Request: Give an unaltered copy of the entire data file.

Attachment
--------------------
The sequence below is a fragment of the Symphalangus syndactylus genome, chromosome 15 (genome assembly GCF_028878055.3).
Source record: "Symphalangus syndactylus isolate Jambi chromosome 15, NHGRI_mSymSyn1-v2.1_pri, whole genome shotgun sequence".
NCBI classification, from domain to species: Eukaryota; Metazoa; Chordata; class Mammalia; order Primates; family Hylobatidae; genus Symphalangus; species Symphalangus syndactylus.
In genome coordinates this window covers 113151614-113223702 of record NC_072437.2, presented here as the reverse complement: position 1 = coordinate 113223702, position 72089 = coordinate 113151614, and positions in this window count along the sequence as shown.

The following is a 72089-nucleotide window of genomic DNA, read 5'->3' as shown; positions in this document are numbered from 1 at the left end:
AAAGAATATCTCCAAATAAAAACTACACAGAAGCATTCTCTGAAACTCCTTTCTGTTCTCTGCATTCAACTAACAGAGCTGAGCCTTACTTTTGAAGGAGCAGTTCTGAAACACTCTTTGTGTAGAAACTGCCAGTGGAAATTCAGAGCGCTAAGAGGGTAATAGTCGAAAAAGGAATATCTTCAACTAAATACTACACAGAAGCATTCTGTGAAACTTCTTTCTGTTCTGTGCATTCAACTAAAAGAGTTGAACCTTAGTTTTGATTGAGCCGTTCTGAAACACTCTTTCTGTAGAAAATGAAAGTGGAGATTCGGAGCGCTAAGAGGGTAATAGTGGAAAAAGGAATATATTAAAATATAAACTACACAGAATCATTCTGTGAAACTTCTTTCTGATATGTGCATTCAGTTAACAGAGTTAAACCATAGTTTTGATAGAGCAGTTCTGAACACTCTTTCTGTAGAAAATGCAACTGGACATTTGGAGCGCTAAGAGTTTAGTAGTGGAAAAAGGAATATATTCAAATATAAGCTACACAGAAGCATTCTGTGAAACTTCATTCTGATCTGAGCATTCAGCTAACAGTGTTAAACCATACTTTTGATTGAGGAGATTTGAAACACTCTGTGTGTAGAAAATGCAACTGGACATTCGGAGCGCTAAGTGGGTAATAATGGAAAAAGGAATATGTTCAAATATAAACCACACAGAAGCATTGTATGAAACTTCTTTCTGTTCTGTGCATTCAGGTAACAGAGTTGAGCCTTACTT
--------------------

The sequence below is a fragment of the Symphalangus syndactylus genome, chromosome 15 (genome assembly GCF_028878055.3).
Source record: "Symphalangus syndactylus isolate Jambi chromosome 15, NHGRI_mSymSyn1-v2.1_pri, whole genome shotgun sequence".
NCBI classification, from domain to species: Eukaryota; Metazoa; Chordata; class Mammalia; order Primates; family Hylobatidae; genus Symphalangus; species Symphalangus syndactylus.
In genome coordinates this window covers 113151614-113223702 of record NC_072437.2, presented here as the reverse complement: position 1 = coordinate 113223702, position 72089 = coordinate 113151614, and positions in this window count along the sequence as shown.

The following is a 72089-nucleotide window of genomic DNA, read 5'->3' as shown; positions in this document are numbered from 1 at the left end:
AAAGAATATCTCCAAATAAAAACTACACAGAAGCATTCTCTGAAACTCCTTTCTGTTCTCTGCATTCAACTAACAGAGCTGAGCCTTACTTTTGAAGGAGCAGTTCTGAAACACTCTTTGTGTAGAAACTGCCAGTGGAAATTCAGAGCGCTAAGAGGGTAATAGTCGAAAAAGGAATATCTTCAACTAAATACTACACAGAAGCATTCTGTGAAACTTCTTTCTGTTCTGTGCATTCAACTAAAAGAGTTGAACCTTAGTTTTGATTGAGCCGTTCTGAAACACTCTTTCTGTAGAAAATGAAAGTGGAGATTCGGAGCGCTAAGAGGGTAATAGTGGAAAAAGGAATATATTAAAATATAAACTACACAGAATCATTCTGTGAAACTTCTTTCTGATATGTGCATTCAGTTAACAGAGTTAAACCATAGTTTTGATAGAGCAGTTCTGAACACTCTTTCTGTAGAAAATGCAACTGGACATTTGGAGCGCTAAGAGTTTAGTAGTGGAAAAAGGAATATATTCAAATATAAGCTACACAGAAGCATTCTGTGAAACTTCATTCTGATCTGAGCATTCAGCTAACAGTGTTAAACCATACTTTTGATTGAGGAGATTTGAAACACTCTGTGTGTAGAAAATGCAACTGGACATTCGGAGCGCTAAGTGGGTAATAATGGAAAAAGGAATATGTTCAAATATAAACCACACAGAAGCATTGTATGAAACTTCTTTCTGTTCTGTGCATTCAGGTAACAGAGTTGAGCCTTACTT